Director: Lisanne Pajot and James Swirsky
Starring: Johnathan Blow, Phil Fish, Edmund McMillen and Tommy Refenes
Running time: 96 Minutes
Age Rating: N/A
Release date: 12th June 2012
"My whole career has been me, trying to find new ways to communicate with people, because I desperately want to communicate with people, but I don't want the messy interaction of having to make friends and talk to people, because I probably don't like them"
I'd love to say that I watch loads of highly sophisticated documentaries about really intellectual subjects. But I don't. I find that a lot of documentaries are based on boring subjects that don't really resonate with me. This is possibly the best documentary I have ever seen.
So that last statement is pretty bold. I'll admit that it probably isn't the best documentary in the world, but for me it has a much closer connection than any of the others. I love video games and when I'm not watching films you can be pretty certain I'm playing games, so as you might expect I really like the topic of this film. Indie Game: The Movie follows the stories of three different groups of independent game developers. The first is Johnathan Blow, the developer of Braid and at the point the documentary had already released his game. The second group is Edmund McMillen and Tommy Refenes, the two creating the game Super Meat Boy. The film follows them during late stages of development and the game's release. The final indie developer is Phil Fish, who during shooting is developing the game Fez.
For a documentary the cinematography is extremely exciting and dynamic. Its colourful and interesting to watch on purely a visual level, which is a great achievement for such a low budget documentary. Great detail has gone into finding nice locations and establishing shots in each of the developer's home towns. The lighting is used effectively for setting the mood, with more lighthearted interviews having a warm glow and the ones that are darker having a grey and bleak feel. This is a great use of techniques for presenting the content of the film to an audience.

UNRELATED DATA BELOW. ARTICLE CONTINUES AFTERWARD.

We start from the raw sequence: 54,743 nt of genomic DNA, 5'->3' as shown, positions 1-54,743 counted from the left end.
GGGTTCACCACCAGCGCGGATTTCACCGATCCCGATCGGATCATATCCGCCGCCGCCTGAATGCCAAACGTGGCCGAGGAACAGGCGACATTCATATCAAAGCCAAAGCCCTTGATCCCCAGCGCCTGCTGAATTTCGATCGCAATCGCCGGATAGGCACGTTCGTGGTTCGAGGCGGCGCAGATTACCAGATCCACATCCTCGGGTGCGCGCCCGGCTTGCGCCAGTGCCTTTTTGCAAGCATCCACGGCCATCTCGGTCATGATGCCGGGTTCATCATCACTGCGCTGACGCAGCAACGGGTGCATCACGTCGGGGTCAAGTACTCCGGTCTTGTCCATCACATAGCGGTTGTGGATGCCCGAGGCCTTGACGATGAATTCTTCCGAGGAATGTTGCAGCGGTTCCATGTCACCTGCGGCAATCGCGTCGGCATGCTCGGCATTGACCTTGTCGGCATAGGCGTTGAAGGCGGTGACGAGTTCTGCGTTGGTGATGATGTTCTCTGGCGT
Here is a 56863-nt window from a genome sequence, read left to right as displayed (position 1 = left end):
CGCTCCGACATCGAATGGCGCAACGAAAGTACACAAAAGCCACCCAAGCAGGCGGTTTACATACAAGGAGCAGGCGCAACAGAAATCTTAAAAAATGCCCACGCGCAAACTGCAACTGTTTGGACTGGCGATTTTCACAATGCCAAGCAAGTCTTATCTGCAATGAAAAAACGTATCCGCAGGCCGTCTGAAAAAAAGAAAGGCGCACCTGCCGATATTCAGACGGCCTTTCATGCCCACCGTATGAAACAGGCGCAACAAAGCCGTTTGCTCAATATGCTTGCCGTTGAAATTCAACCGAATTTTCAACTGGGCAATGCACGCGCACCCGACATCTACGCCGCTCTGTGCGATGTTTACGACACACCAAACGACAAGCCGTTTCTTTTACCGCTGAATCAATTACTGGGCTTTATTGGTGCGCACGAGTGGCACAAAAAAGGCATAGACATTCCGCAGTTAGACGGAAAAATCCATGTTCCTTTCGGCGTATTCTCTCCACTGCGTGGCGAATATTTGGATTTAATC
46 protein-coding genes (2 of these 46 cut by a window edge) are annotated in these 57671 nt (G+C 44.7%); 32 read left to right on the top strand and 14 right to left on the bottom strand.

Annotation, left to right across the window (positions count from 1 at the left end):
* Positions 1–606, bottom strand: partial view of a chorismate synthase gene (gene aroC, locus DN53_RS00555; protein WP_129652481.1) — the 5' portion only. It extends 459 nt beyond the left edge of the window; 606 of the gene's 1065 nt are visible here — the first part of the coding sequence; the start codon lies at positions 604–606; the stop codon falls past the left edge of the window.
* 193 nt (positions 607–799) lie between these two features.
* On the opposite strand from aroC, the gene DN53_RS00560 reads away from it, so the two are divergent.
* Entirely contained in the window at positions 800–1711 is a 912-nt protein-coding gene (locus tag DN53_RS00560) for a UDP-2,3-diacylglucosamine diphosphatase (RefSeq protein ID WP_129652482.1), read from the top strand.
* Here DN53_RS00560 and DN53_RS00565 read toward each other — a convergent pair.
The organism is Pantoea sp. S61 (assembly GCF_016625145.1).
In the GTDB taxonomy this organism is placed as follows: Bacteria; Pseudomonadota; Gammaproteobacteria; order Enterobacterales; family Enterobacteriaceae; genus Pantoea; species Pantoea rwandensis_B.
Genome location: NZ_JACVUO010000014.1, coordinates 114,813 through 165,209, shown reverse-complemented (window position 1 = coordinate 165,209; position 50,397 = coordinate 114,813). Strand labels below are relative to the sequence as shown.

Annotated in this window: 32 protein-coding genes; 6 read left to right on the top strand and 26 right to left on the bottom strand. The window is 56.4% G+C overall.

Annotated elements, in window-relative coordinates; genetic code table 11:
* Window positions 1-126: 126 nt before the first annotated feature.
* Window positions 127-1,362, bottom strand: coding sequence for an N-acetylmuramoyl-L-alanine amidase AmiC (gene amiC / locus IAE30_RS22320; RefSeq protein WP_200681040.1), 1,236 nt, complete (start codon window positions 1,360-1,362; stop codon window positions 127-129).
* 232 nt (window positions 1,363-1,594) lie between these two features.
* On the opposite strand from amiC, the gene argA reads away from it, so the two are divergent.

The documentary is really compelling as a whole. The three stories are interlaced with each other, cutting between each one. It manages to build them into a dramatic climax for the ending. This is the result of expert editing and a clear sense of how to properly structure a documentary. On top of that, the personalities of each developer really is what drives the piece. It's comical and heartbreaking, but never makes fun of or condescends these people. It's truthful and honest about the people who makes video games. They are people. They struggle with money, work and other people.
I know that I enjoyed this as much as I did because of the subject matter. I'd highly recommend this to anyone with an interest in indie games or game development. The difficult part is deciding if an audience could enjoy this film without having knowledge of the subject.
I've come to the conclusion that overall its a really great film. I feel that anyone who can open up to the concept will enjoy it. its a moving, compelling and eye opening documentary that details the lives of struggling game developers trying to create something truly personal to themselves.
"Part of it is not trying to be professional. A lot of people come into indie games trying to be like a big company. What those company's do is create highly polished things that serve as large as an audience as possible. That creation of a highly glossy commercial product is the opposite of making something personal. Things that are personal have flaws, they have vulnerabilities If you don't see a vulnerability in somebody, your probably not relating to them on a very personal level. So its the same with game design. You know making it was about, let me take my deepest flaws and vulnerabilities and put them in the game."